Easy Impulse Control Tips

      The impulse control strategies listed above are techniques and tips that can help kids gain control of impulsivity. While development of self-control skills happens gradually and over time, the strategies for controlling impulses can be used to help kids develop self-control necessary for managing impulse control in a variety of settings.

      Reaching impulse control strategies to kids doesn’t need to be boring or repetitive. While the number one strategy for helping kids become more aware of impulsivity in order to gain self-control is listed below, there are actually several more tools for impulse control that can help kids master their impulse control skills  (at least on an age-appropriate level of expectation).

      1. Practice- This is the biggest technique for working on impulse control in kids. Because self-control is a skill that develops over time, going over (and over) those skills can make all the difference.
      2. Self regulation- We’ve talked about the connection between impulse control and sensory processing. The ability to inhibit an impulse can be exacerbated by emotions. Have strategies in place to self-regulate can make impulse control all the easier. There’s more;  When kids  act impulsively in an emotional situation, but then afterwards can explain what they should have done instead, they lack the self-regulation to notice in the moment what is happening. The ability to figure out in the moment that a sense of overwhelming thoughts or feelings are building requires self-regulation skills.
      3. Mindfulness- Being aware of yourself and the world around you allows a person to focus on an awareness as opposed to emotions. Mindfulness is a strategy to improve impulse control by allowing us to control and handle our emotions as they are happening. This is a technique that takes practice (There’s that p word again!)
      4. Stop and think- Teach a stop and think game to stop the action, activity, or conversation and pause to think about emotions and how the body feels. This is a way to stop and slow down to check in with themselves before impulsive actions happen.
      5. Work through distractions- Sometimes, kids become so distracted by things happening in the classroom or out in the hallway that impulsive actions happen during those distracted moments. Science has found a link between impulse control and working memory, which is an important part of focus that lacks during periods of distraction.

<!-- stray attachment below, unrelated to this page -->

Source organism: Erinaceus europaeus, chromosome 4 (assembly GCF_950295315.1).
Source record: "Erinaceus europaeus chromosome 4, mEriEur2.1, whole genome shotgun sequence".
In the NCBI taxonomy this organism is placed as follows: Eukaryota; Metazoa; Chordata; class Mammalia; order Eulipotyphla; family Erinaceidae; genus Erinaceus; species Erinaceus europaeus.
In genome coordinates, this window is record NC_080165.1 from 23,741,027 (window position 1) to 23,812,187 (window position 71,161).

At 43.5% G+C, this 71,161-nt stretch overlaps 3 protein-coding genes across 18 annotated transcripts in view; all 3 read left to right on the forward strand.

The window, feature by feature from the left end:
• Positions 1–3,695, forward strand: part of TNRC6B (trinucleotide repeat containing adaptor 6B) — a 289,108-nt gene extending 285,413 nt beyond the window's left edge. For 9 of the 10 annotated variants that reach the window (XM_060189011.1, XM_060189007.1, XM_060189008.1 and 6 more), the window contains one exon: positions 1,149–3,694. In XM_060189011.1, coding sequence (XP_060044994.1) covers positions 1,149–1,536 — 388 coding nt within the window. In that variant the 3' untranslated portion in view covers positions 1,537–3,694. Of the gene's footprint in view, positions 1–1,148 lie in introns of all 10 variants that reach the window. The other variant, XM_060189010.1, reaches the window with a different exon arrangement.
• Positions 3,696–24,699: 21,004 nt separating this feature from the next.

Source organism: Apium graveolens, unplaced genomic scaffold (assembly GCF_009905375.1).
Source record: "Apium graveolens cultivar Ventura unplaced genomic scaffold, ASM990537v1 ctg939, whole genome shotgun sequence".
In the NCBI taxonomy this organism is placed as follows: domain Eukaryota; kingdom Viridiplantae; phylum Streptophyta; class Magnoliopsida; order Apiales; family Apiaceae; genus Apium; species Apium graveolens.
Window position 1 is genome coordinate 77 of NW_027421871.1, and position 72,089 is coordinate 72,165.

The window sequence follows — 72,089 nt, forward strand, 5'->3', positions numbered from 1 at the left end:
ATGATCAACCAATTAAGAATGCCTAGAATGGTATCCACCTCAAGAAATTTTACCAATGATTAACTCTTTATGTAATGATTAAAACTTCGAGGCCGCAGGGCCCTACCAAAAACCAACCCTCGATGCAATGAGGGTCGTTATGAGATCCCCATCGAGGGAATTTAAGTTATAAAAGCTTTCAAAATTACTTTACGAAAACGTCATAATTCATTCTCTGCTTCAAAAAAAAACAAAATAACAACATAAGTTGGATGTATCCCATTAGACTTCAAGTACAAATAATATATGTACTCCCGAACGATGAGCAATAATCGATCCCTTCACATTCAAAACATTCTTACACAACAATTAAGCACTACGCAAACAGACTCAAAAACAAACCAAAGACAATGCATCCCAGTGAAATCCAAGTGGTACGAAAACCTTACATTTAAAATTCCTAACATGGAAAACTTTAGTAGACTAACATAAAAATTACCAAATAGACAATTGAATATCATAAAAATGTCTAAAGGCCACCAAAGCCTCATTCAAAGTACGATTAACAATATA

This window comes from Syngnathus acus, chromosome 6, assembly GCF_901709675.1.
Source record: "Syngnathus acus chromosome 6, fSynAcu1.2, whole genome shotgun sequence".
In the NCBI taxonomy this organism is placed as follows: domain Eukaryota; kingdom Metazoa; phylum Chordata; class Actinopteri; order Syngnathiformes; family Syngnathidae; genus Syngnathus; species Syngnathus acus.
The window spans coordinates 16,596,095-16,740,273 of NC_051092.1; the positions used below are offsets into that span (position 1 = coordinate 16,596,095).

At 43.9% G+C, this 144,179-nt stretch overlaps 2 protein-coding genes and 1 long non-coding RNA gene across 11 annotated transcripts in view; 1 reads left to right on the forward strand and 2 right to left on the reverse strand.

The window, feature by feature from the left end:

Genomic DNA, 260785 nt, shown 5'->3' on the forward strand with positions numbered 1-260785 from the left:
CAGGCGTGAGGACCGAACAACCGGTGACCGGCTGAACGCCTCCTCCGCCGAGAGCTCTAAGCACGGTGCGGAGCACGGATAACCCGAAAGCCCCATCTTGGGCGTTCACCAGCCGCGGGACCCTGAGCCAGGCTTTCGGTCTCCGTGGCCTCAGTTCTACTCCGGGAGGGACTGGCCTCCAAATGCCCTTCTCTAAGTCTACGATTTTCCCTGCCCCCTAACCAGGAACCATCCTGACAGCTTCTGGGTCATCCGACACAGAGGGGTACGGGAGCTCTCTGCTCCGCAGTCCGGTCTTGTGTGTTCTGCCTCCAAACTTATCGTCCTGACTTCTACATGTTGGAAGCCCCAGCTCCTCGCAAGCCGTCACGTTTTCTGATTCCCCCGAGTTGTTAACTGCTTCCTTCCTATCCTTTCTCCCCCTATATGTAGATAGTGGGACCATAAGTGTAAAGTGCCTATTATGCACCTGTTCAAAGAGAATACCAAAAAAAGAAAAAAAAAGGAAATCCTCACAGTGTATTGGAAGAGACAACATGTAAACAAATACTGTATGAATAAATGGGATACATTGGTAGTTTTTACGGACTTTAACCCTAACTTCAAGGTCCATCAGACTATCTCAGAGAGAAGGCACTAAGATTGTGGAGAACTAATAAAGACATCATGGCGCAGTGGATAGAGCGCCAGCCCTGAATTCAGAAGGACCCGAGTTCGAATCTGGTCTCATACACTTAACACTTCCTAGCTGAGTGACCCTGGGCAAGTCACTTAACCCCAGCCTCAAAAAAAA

6. Model good examples- Talking through examples and showing kids how to respond to common problems through modeling is one impulse control strategy that can make a big impact. By modeling and walking through a common self-control issue, kids can see exactly how to use other techniques in the moment. It’s a great way to problem solve and strategize together.
      7. Make it fun! Games- Games that encourage delayed gratification or require a child to stop in the moment can be a good tool for practicing impulse control. Some examples include Red Light Green Light, Simon Says, or other turn-taking games.
      8. Think of others- The ability to empathize plays a big part in impulse control. In fact, our ability to control our impulses and empathy are actually housed in the same part of the brain. The thing is though, that the part of the brain with impulse control and empathy reside is the last part of the brain to fully mature. The pre-frontal cortex doesn’t fully develop until our early twenties. But despite developmental considerations of development, we can promote impulse control by working on empathy. How would we feel if someone did a specific action against us? It can be helpful to ask kids specific questions that bring empathy and impulse control into light.